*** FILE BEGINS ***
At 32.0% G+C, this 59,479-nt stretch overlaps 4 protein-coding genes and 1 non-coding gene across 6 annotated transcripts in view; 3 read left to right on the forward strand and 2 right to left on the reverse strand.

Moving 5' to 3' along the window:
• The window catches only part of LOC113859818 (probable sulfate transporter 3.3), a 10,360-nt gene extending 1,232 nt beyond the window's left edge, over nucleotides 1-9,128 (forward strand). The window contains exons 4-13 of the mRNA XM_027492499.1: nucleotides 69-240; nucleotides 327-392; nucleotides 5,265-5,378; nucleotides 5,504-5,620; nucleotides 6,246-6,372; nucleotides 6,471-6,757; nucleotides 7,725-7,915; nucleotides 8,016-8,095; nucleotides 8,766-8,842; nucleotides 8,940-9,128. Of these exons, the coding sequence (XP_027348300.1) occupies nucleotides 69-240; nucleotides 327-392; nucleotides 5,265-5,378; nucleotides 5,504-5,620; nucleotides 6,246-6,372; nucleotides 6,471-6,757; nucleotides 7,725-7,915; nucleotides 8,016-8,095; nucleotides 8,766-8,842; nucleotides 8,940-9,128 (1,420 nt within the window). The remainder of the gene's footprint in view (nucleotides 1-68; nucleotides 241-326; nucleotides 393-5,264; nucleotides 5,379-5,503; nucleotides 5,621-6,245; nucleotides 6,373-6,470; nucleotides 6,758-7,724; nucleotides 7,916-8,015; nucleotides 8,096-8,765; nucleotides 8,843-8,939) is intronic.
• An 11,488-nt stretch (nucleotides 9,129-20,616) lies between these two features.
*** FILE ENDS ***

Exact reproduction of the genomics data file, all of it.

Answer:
At 32.0% G+C, this 59,479-nt stretch overlaps 4 protein-coding genes and 1 non-coding gene across 6 annotated transcripts in view; 3 read left to right on the forward strand and 2 right to left on the reverse strand.

Moving 5' to 3' along the window:
• The window catches only part of LOC113859818 (probable sulfate transporter 3.3), a 10,360-nt gene extending 1,232 nt beyond the window's left edge, over nucleotides 1-9,128 (forward strand). The window contains exons 4-13 of the mRNA XM_027492499.1: nucleotides 69-240; nucleotides 327-392; nucleotides 5,265-5,378; nucleotides 5,504-5,620; nucleotides 6,246-6,372; nucleotides 6,471-6,757; nucleotides 7,725-7,915; nucleotides 8,016-8,095; nucleotides 8,766-8,842; nucleotides 8,940-9,128. Of these exons, the coding sequence (XP_027348300.1) occupies nucleotides 69-240; nucleotides 327-392; nucleotides 5,265-5,378; nucleotides 5,504-5,620; nucleotides 6,246-6,372; nucleotides 6,471-6,757; nucleotides 7,725-7,915; nucleotides 8,016-8,095; nucleotides 8,766-8,842; nucleotides 8,940-9,128 (1,420 nt within the window). The remainder of the gene's footprint in view (nucleotides 1-68; nucleotides 241-326; nucleotides 393-5,264; nucleotides 5,379-5,503; nucleotides 5,621-6,245; nucleotides 6,373-6,470; nucleotides 6,758-7,724; nucleotides 7,916-8,015; nucleotides 8,096-8,765; nucleotides 8,843-8,939) is intronic.
• An 11,488-nt stretch (nucleotides 9,129-20,616) lies between these two features.